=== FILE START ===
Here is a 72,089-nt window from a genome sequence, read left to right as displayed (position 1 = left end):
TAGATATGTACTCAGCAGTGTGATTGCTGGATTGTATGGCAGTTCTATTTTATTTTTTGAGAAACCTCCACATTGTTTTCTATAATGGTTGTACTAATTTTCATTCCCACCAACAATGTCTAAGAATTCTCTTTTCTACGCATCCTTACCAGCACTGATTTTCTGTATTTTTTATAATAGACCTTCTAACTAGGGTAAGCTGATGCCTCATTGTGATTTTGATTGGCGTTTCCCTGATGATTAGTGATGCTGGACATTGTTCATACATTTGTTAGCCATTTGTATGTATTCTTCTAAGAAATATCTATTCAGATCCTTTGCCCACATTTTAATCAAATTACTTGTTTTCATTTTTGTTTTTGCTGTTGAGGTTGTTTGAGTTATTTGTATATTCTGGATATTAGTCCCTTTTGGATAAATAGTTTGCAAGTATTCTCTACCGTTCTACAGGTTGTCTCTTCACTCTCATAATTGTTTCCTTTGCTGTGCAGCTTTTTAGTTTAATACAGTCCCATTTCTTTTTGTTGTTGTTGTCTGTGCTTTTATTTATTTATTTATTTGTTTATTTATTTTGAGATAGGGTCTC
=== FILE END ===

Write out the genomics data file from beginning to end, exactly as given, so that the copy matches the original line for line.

Here is a 72,089-nt window from a genome sequence, read left to right as displayed (position 1 = left end):
TAGATATGTACTCAGCAGTGTGATTGCTGGATTGTATGGCAGTTCTATTTTATTTTTTGAGAAACCTCCACATTGTTTTCTATAATGGTTGTACTAATTTTCATTCCCACCAACAATGTCTAAGAATTCTCTTTTCTACGCATCCTTACCAGCACTGATTTTCTGTATTTTTTATAATAGACCTTCTAACTAGGGTAAGCTGATGCCTCATTGTGATTTTGATTGGCGTTTCCCTGATGATTAGTGATGCTGGACATTGTTCATACATTTGTTAGCCATTTGTATGTATTCTTCTAAGAAATATCTATTCAGATCCTTTGCCCACATTTTAATCAAATTACTTGTTTTCATTTTTGTTTTTGCTGTTGAGGTTGTTTGAGTTATTTGTATATTCTGGATATTAGTCCCTTTTGGATAAATAGTTTGCAAGTATTCTCTACCGTTCTACAGGTTGTCTCTTCACTCTCATAATTGTTTCCTTTGCTGTGCAGCTTTTTAGTTTAATACAGTCCCATTTCTTTTTGTTGTTGTTGTCTGTGCTTTTATTTATTTATTTATTTGTTTATTTATTTTGAGATAGGGTCTC